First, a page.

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VDI is a natural fit for organizations that make heavy use of mobile devices. It allows you to deliver virtual desktops to almost any device, providing a consistent end-user experience across device types. Even so, there are a few considerations that you must take into account.
Over the last few years, enterprise VDI use has gained traction. A big part of this trend is undoubtedly related to the proliferation of consumer-grade mobile devices being used for business as a part of the bring your own device trend.
Mobile devices can greatly benefit from VDI, but they can also present some unique challenges. As such, it is important to understand the effect that mobile devices have on VDI infrastructure before you allow or enable users to access virtual desktops from mobile devices.
The first consideration is the virtual desktop session type. Some VDI tools expose virtual desktops through a Web browser, while others make use of a client application (such as a Remote Desktop Protocol client). When it comes to delivering virtual desktops to mobile devices, you are often better off using a tool that uses a dedicated client app, rather than using browser-based sessions.
There are major differences between browsers from one mobile platform to the next. For example, a Microsoft Surface Pro uses Internet Explorer, whereas an Apple iPad uses Safari. These differences can lead to irregularities in the way virtual desktop sessions are displayed, and there may be anomalies with regard to the process of establishing or authenticating a session.
In contrast, dedicated client apps are platform-specific. A dedicated app practically guarantees you will be able to deliver virtual desktop sessions to the various platforms reliably. The disadvantage to this approach is that client apps might not be available for every mobile platform, depending on the VDI software that you use.
Implement appropriate geographic restrictions
One of the reasons mobile devices are so popular is that they allow users to work from almost anywhere. From a security standpoint, however, that anywhere access isn't always desirable, especially in regulated industries.
Before you begin delivering virtual desktops to mobile devices, consider where those virtual desktops should be accessible from. You may find that certain virtual desktops are suitable for global remote access, while others should only be accessed from within the boundaries of your firewall.
Consider device form factor
One lesson that users often learn the hard way is this: Just because you can connect a mobile device to a virtual desktop does not necessarily mean that you should. Some types of devices provide a less than optimal experience, and may actually decrease user productivity.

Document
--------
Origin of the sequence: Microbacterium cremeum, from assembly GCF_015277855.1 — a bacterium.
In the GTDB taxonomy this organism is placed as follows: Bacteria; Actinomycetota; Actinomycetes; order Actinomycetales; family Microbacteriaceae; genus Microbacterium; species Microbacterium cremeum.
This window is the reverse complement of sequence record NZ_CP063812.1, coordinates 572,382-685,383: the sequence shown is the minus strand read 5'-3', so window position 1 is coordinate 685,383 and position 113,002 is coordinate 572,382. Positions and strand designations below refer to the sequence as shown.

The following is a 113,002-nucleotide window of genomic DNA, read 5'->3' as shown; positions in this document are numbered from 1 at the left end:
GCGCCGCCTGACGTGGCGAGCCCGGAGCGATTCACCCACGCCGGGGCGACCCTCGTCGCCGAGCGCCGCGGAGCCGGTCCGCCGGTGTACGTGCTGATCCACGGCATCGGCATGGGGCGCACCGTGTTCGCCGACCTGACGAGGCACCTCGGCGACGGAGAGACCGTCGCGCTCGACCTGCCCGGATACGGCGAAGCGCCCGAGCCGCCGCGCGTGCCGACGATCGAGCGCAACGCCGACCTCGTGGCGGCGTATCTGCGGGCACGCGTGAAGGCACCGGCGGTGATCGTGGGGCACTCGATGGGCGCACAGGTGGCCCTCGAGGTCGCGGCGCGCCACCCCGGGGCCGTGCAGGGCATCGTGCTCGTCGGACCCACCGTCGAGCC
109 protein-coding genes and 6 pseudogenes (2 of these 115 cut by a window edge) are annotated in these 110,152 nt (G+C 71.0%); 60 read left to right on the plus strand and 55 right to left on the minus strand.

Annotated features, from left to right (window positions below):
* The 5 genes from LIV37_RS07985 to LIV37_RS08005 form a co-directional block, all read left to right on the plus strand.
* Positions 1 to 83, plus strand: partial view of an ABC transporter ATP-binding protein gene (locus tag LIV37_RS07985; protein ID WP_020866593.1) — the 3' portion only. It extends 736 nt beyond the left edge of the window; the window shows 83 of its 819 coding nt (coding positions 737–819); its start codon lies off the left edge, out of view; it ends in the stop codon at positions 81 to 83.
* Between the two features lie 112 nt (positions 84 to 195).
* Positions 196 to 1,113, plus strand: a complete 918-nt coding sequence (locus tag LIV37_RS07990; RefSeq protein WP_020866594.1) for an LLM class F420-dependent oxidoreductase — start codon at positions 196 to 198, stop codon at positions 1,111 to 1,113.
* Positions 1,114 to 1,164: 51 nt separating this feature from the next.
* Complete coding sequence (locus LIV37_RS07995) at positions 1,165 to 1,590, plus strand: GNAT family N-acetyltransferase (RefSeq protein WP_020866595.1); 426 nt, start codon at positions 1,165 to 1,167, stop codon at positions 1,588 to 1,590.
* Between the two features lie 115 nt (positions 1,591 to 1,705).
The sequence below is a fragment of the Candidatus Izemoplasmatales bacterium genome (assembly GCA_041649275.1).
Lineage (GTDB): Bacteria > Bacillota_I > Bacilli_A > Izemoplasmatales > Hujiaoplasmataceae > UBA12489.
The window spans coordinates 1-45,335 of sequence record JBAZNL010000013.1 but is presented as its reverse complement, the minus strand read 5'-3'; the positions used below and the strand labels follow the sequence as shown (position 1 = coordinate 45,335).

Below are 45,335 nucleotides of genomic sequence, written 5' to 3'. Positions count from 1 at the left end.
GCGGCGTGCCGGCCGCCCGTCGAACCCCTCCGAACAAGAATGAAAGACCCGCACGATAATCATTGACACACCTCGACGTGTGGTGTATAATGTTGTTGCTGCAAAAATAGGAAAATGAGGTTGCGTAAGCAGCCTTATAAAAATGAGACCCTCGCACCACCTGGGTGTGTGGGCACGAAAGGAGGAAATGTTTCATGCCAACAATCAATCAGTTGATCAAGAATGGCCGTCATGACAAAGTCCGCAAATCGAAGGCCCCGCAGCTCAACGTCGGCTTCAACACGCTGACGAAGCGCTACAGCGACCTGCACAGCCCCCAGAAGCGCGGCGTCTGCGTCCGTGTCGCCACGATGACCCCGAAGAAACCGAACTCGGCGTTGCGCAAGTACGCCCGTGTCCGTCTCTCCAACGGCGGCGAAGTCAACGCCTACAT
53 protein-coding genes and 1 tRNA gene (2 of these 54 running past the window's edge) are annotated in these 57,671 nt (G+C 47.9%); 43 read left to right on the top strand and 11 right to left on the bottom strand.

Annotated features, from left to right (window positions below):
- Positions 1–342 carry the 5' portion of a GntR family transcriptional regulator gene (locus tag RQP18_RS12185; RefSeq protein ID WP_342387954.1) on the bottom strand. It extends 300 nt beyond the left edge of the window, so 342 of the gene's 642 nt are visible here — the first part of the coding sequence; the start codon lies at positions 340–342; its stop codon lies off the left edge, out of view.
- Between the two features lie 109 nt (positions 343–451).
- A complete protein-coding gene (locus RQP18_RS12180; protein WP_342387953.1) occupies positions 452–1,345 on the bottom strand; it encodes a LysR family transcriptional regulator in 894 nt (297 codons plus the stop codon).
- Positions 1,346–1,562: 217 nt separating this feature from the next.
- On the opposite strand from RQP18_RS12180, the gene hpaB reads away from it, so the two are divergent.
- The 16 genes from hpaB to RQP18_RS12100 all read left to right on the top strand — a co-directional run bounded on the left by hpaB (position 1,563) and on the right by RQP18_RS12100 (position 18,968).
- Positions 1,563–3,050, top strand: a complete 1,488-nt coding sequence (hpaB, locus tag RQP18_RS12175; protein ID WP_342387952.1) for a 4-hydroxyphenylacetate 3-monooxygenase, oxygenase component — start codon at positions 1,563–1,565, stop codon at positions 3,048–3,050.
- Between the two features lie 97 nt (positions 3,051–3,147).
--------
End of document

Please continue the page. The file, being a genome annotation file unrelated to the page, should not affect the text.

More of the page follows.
For example, some devices only have a touch screen -- they lack a physical keyboard or mouse. Although workers can use such a device to access their Windows virtual desktops, the end-user experience isn't always the best. The on-screen keyboard often covers key parts of the interface, thereby making it difficult to use applications running within the virtual desktops.
Similarly, low-resolution devices such as smartphones may not be able to display the entire virtual desktop on the small screen. The end result is that the user has to constantly pan and zoom the display to use the virtual desktop and any corresponding applications. Obviously, this is not an efficient way to work.
IP address consumption
One last consideration that is often overlooked is IP address consumption. VDI environments by their very nature result in a higher level of IP address consumption than desktop PCs. In a desktop PC environment, each desktop consumes an IP address. In a VDI environment, the thin client device on each user's desk consumes an IP address, but each virtual desktop also consumes an address; the adoption of VDI effectively doubles IP address consumption.
When mobility is brought into the picture, IP address consumption increases at an even higher rate. The reason for this has to do with the way that Dynamic Host Configuration Protocol (DHCP) leases work, and because workers may use multiple devices.
When a device connects to your network, it contacts a DHCP server to lease an IP address. The DHCP server grants a lease that remains in effect for a specific period of time, usually a few days. With that in mind, imagine the effect that short-term connections have on address consumption. Any device that a user connects to the network could potentially consume an IP address for days, even if the device is used for only a few minutes.
If a user alternates between devices, he could consume two IP addresses. Simply powering off a device does revoke the DHCP lease, however. As such, administrators must make sure that their IP address pools have sufficient capacity to accommodate the onslaught of mobile devices.
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